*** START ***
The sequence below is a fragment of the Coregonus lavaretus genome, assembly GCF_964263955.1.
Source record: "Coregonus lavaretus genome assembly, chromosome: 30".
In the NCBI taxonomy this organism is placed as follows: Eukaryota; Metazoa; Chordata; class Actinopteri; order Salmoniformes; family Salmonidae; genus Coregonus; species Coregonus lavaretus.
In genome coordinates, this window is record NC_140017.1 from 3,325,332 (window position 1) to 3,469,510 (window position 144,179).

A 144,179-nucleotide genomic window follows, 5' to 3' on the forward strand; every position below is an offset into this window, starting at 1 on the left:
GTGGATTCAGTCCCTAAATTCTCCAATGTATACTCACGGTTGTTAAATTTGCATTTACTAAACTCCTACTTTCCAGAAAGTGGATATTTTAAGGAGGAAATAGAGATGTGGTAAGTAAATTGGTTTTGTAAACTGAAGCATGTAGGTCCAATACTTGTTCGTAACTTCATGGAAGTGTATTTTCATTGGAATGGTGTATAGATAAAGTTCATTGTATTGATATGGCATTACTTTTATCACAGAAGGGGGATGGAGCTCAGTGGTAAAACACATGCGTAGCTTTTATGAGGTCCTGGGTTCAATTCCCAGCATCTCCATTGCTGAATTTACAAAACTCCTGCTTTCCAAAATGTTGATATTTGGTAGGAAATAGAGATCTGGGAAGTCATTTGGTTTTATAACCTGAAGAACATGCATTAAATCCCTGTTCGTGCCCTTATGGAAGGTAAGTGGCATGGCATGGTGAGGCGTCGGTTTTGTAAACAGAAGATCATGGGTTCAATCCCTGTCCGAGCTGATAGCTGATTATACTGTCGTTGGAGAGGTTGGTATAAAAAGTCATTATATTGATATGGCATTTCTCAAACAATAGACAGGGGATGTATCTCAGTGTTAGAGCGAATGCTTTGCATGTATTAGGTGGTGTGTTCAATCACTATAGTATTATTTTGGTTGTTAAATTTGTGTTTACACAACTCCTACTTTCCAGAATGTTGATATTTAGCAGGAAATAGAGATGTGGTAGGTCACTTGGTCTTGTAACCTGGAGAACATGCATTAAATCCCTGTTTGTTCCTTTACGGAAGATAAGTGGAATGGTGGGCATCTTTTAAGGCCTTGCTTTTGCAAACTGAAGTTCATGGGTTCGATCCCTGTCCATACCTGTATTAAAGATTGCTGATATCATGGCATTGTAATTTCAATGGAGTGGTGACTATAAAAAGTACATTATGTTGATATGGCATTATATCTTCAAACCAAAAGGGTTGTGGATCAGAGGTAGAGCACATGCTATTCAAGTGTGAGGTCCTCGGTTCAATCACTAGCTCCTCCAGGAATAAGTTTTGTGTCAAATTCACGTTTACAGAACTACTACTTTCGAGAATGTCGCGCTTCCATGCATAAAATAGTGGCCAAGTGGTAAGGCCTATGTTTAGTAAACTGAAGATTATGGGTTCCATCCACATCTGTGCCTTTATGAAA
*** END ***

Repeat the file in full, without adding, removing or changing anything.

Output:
The sequence below is a fragment of the Coregonus lavaretus genome, assembly GCF_964263955.1.
Source record: "Coregonus lavaretus genome assembly, chromosome: 30".
In the NCBI taxonomy this organism is placed as follows: Eukaryota; Metazoa; Chordata; class Actinopteri; order Salmoniformes; family Salmonidae; genus Coregonus; species Coregonus lavaretus.
In genome coordinates, this window is record NC_140017.1 from 3,325,332 (window position 1) to 3,469,510 (window position 144,179).

A 144,179-nucleotide genomic window follows, 5' to 3' on the forward strand; every position below is an offset into this window, starting at 1 on the left:
GTGGATTCAGTCCCTAAATTCTCCAATGTATACTCACGGTTGTTAAATTTGCATTTACTAAACTCCTACTTTCCAGAAAGTGGATATTTTAAGGAGGAAATAGAGATGTGGTAAGTAAATTGGTTTTGTAAACTGAAGCATGTAGGTCCAATACTTGTTCGTAACTTCATGGAAGTGTATTTTCATTGGAATGGTGTATAGATAAAGTTCATTGTATTGATATGGCATTACTTTTATCACAGAAGGGGGATGGAGCTCAGTGGTAAAACACATGCGTAGCTTTTATGAGGTCCTGGGTTCAATTCCCAGCATCTCCATTGCTGAATTTACAAAACTCCTGCTTTCCAAAATGTTGATATTTGGTAGGAAATAGAGATCTGGGAAGTCATTTGGTTTTATAACCTGAAGAACATGCATTAAATCCCTGTTCGTGCCCTTATGGAAGGTAAGTGGCATGGCATGGTGAGGCGTCGGTTTTGTAAACAGAAGATCATGGGTTCAATCCCTGTCCGAGCTGATAGCTGATTATACTGTCGTTGGAGAGGTTGGTATAAAAAGTCATTATATTGATATGGCATTTCTCAAACAATAGACAGGGGATGTATCTCAGTGTTAGAGCGAATGCTTTGCATGTATTAGGTGGTGTGTTCAATCACTATAGTATTATTTTGGTTGTTAAATTTGTGTTTACACAACTCCTACTTTCCAGAATGTTGATATTTAGCAGGAAATAGAGATGTGGTAGGTCACTTGGTCTTGTAACCTGGAGAACATGCATTAAATCCCTGTTTGTTCCTTTACGGAAGATAAGTGGAATGGTGGGCATCTTTTAAGGCCTTGCTTTTGCAAACTGAAGTTCATGGGTTCGATCCCTGTCCATACCTGTATTAAAGATTGCTGATATCATGGCATTGTAATTTCAATGGAGTGGTGACTATAAAAAGTACATTATGTTGATATGGCATTATATCTTCAAACCAAAAGGGTTGTGGATCAGAGGTAGAGCACATGCTATTCAAGTGTGAGGTCCTCGGTTCAATCACTAGCTCCTCCAGGAATAAGTTTTGTGTCAAATTCACGTTTACAGAACTACTACTTTCGAGAATGTCGCGCTTCCATGCATAAAATAGTGGCCAAGTGGTAAGGCCTATGTTTAGTAAACTGAAGATTATGGGTTCCATCCACATCTGTGCCTTTATGAAA